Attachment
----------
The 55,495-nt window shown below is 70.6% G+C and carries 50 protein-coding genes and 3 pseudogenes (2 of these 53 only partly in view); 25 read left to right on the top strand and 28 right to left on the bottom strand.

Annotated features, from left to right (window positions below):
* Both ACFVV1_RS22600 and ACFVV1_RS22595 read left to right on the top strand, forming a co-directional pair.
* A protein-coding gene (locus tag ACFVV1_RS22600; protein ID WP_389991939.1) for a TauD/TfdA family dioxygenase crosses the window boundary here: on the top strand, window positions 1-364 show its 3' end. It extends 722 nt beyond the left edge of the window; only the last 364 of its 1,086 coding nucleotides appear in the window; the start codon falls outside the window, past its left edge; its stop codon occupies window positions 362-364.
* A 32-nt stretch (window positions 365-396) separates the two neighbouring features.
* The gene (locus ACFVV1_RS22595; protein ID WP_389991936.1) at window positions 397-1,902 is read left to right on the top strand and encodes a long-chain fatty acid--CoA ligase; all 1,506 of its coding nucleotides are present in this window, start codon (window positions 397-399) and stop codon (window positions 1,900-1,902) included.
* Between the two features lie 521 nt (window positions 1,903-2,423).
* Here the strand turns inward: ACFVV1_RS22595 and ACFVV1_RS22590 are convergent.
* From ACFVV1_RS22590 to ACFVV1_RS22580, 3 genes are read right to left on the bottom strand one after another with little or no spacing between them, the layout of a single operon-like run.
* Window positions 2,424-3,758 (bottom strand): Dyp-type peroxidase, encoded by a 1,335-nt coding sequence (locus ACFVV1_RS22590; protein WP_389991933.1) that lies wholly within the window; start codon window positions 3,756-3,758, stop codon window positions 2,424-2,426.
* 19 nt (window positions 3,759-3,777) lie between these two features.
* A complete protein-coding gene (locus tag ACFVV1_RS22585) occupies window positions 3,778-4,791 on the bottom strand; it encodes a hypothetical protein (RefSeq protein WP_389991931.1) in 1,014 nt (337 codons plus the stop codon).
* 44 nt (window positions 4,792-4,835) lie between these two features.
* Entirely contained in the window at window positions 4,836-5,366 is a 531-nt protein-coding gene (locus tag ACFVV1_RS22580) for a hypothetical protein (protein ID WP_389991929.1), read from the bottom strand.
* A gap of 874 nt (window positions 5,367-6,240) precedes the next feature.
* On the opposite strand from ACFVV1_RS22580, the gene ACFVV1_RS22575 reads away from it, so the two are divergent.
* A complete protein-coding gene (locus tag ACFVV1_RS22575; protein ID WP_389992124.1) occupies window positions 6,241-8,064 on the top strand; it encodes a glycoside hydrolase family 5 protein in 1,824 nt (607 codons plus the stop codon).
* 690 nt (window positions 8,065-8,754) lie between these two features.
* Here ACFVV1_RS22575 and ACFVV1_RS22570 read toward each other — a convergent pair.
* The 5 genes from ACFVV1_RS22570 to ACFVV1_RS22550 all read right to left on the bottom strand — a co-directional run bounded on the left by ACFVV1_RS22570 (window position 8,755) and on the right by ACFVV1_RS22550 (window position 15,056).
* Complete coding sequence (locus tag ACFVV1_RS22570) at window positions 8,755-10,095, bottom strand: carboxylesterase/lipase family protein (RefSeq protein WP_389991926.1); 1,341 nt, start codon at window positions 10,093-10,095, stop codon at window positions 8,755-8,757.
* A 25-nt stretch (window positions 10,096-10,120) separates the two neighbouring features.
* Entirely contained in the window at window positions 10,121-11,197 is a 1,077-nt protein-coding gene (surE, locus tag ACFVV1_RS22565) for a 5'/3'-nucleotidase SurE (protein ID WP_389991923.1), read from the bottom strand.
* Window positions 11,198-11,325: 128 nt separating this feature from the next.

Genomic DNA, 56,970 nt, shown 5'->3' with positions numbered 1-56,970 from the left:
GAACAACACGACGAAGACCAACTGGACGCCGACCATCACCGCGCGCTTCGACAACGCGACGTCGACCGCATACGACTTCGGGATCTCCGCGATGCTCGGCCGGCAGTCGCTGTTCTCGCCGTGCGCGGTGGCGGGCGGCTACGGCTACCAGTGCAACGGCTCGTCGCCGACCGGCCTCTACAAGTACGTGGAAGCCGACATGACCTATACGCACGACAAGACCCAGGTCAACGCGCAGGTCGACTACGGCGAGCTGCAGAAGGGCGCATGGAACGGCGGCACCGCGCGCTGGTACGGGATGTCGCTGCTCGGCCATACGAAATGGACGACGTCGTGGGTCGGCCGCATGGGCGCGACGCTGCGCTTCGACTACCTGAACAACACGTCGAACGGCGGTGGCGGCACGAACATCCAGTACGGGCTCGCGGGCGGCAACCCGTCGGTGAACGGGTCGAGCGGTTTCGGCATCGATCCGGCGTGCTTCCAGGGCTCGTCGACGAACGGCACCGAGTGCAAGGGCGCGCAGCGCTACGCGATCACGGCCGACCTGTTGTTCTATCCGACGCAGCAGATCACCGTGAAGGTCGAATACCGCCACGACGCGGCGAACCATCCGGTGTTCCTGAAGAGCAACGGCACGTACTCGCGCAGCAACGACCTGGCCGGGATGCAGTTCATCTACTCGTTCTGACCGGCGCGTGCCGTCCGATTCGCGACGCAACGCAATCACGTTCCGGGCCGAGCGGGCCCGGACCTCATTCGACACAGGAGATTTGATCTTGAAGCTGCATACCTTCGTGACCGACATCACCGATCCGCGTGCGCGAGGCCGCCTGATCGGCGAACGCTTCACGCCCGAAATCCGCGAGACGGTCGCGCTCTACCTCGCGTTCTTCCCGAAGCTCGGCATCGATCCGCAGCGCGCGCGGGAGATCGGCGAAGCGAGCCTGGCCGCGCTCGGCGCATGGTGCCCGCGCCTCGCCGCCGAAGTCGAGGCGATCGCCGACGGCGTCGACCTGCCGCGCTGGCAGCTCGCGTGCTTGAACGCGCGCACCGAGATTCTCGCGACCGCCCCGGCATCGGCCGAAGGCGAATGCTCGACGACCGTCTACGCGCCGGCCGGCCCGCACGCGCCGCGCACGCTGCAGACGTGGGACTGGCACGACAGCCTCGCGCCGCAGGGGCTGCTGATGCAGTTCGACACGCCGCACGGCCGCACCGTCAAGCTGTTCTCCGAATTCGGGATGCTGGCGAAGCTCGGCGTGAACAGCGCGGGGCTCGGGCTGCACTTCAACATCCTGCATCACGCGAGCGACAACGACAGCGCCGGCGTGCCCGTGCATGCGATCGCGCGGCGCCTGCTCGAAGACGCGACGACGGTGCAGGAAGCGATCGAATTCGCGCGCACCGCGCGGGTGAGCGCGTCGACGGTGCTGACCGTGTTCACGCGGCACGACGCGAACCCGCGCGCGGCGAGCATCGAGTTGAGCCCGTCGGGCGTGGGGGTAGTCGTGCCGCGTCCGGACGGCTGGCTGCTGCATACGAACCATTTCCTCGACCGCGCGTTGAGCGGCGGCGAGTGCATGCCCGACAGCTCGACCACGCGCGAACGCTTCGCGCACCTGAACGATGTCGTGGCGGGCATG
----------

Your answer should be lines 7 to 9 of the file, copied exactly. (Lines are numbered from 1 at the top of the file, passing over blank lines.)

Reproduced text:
* Between the two features lie 521 nt (window positions 1,903-2,423).
* Here the strand turns inward: ACFVV1_RS22595 and ACFVV1_RS22590 are convergent.
* From ACFVV1_RS22590 to ACFVV1_RS22580, 3 genes are read right to left on the bottom strand one after another with little or no spacing between them, the layout of a single operon-like run.